I post very little online these days, because I have very little to say.
That may be a sign of depression, or it may just be I live an unremarkable life in the precise meaning of unremarkable.
Which is at odds with the name of the blog; Ago Magnus; live large.
I have let my life become small, and I'm not sure why.
I have little to record these days, and that's probably a good thing.
But much less to say currently.
Mayhap more in the new year.
I continue to try to learn to use a pick on the guitar.
I'm shortly changing jobs, again.
My kids are a joy.
My wife is a joy.
I'm almost happy.
Boo. Nothing to really say. Busy with life.
Weather is warm, it is spring after all. My friends list has dwindled, as they rarely if ever post here. Strange, but not; after all life is but change.
The days once again are getting longer. Thank the Oversoul.
Has anybody out there ever stopped and thought about the inherent racism that drives diversity efforts? I mean, really, well-meaning or not, diversity programs are a recognition of racism, and only serve to perpetuate the underlying racism.
Want to get rid of racism? Ignore it for 3 or 4 generations. Can't, the human race is inherently xenophobic, but the American experience shows that after 3 generations, cultural differences fade away, along with biases from minor phyisonomic (bad spelling) differences, such as fair/blond vs olive complected.
Actually ignoring it is damn difficult, especially when racial targets insist on perpetuating the (social) behaviors that cause xenophobia. But, create goals that cut across those social actions, like political power, economic wealth, and sexual availability, and that xenophobia gets transferred to those who are perceived as denying those goals.
ISIS is xenophobic because they see their cultural goals being denied by the onset of the technological world. Russia is xenophobic because they see their inherently insular view of the world being marginalized. Cops are xenophobic because they are paid to be.
In Buddhism, and the same but different in Hinduism, the religious goal is to attain enlightenment, freeing one from the wheel of life and entering Nirvana. This is accomplished in several ways; the eight-fold path, Zen meditation, and so on. Particularly in Buddhism, the sutras, transmissions of the Buddha and the sages, are used as meditative devices to teach the postulant the mysteries of enlightenment.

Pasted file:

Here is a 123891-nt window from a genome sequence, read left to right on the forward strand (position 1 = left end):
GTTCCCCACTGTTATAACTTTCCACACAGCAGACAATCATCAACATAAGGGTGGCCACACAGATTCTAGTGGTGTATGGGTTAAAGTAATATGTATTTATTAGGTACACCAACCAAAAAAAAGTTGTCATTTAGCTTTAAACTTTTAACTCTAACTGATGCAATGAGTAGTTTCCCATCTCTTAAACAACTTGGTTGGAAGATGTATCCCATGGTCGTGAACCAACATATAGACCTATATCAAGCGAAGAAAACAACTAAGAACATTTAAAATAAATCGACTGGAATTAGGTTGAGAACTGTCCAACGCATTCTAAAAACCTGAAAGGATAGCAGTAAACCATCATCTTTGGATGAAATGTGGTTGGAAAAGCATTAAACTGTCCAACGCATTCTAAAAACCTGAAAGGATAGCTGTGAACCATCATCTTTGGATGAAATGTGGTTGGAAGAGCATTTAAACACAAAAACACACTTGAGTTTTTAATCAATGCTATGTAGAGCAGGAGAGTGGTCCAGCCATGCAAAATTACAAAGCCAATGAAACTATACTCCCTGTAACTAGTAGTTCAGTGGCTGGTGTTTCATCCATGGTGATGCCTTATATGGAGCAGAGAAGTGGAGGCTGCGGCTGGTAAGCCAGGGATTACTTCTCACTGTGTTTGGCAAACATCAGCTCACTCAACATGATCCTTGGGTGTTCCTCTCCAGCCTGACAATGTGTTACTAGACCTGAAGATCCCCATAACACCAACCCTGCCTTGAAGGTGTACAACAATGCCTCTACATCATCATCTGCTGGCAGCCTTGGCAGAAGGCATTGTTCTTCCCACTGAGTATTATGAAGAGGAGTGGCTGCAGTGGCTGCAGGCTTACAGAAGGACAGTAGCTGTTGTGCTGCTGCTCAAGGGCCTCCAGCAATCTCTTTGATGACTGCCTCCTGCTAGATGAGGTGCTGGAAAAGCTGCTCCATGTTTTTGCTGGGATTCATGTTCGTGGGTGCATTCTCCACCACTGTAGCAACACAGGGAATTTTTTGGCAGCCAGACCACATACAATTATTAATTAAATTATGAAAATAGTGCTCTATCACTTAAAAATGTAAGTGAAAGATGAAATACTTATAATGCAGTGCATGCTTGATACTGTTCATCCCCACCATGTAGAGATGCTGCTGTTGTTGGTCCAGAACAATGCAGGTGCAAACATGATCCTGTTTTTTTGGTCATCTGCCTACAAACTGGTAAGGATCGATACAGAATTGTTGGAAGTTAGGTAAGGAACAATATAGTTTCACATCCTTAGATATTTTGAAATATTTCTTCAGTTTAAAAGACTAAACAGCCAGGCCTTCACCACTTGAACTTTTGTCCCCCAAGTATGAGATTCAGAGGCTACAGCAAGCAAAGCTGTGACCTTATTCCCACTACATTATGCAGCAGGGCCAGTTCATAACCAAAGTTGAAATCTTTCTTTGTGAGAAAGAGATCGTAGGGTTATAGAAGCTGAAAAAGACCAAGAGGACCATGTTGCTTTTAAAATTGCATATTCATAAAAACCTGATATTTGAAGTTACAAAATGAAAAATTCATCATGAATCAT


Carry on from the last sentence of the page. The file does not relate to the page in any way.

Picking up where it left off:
This, despite the oft-repeated teaching of the sages, that there is no secret.
The Father, the Son, and the Holy Spirit. The Father is the all-God, the Universal, by which all things are embodied. The Son is the teacher, the transmitter of the knowledge by which the student is made one with the Father, that is, enlightened according to the Eastern traditions. The Holy Spirit is the act/experience/realization of that oneness.
The Holy Spirit visited/came upon the Apostles after a period of intense conflict and inspection of their beliefs following the 'death' of the Son. This parallels some of the descriptions of the act of being enlightened by some Zen schools. The no-mind state can be stimulated into the enlightened state.
What then does the stimulus of the Holy Spirit consist of? Or, does is Holy Spirit literal, an actual emanation of the Father, in whose presence a properly prepared student experiences enlightenment? Or, does it matter? All that would truly matter is that the student experiences the immanence, the self-Godhood that enlightenment represents. Thus, the concepts of the Son (teacher) and Holy Spirit (catalyst) become teaching stages for a student of enlightenment.
If this is a realistic assessment of the Trinity, than the historical life of Christ is irrelevant except as a transmission of teaching, and only the teaching is important.
As is said; the teacher opens the door. The student must enter.